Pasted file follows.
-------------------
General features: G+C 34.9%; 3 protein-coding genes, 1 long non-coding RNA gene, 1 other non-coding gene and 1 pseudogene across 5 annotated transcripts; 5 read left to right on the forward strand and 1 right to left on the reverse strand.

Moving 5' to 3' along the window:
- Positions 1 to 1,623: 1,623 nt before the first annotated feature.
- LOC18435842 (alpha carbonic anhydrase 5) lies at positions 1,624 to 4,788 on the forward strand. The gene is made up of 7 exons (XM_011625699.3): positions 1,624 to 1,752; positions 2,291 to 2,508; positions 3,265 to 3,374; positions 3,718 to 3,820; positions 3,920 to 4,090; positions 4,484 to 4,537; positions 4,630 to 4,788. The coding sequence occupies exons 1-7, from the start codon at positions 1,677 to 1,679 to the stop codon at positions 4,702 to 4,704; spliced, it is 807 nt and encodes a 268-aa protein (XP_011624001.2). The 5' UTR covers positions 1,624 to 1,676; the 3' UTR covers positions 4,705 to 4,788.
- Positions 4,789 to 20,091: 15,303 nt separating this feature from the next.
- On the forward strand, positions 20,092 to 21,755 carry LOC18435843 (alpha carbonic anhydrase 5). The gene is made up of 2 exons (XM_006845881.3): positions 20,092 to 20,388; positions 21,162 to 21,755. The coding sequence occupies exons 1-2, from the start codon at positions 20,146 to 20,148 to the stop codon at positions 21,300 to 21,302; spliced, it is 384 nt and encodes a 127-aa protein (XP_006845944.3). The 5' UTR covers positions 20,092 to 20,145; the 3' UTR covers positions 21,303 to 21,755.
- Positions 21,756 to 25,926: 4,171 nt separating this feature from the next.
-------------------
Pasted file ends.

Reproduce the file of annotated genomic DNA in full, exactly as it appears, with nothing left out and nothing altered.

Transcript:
General features: G+C 34.9%; 3 protein-coding genes, 1 long non-coding RNA gene, 1 other non-coding gene and 1 pseudogene across 5 annotated transcripts; 5 read left to right on the forward strand and 1 right to left on the reverse strand.

Moving 5' to 3' along the window:
- Positions 1 to 1,623: 1,623 nt before the first annotated feature.
- LOC18435842 (alpha carbonic anhydrase 5) lies at positions 1,624 to 4,788 on the forward strand. The gene is made up of 7 exons (XM_011625699.3): positions 1,624 to 1,752; positions 2,291 to 2,508; positions 3,265 to 3,374; positions 3,718 to 3,820; positions 3,920 to 4,090; positions 4,484 to 4,537; positions 4,630 to 4,788. The coding sequence occupies exons 1-7, from the start codon at positions 1,677 to 1,679 to the stop codon at positions 4,702 to 4,704; spliced, it is 807 nt and encodes a 268-aa protein (XP_011624001.2). The 5' UTR covers positions 1,624 to 1,676; the 3' UTR covers positions 4,705 to 4,788.
- Positions 4,789 to 20,091: 15,303 nt separating this feature from the next.
- On the forward strand, positions 20,092 to 21,755 carry LOC18435843 (alpha carbonic anhydrase 5). The gene is made up of 2 exons (XM_006845881.3): positions 20,092 to 20,388; positions 21,162 to 21,755. The coding sequence occupies exons 1-2, from the start codon at positions 20,146 to 20,148 to the stop codon at positions 21,300 to 21,302; spliced, it is 384 nt and encodes a 127-aa protein (XP_006845944.3). The 5' UTR covers positions 20,092 to 20,145; the 3' UTR covers positions 21,303 to 21,755.
- Positions 21,756 to 25,926: 4,171 nt separating this feature from the next.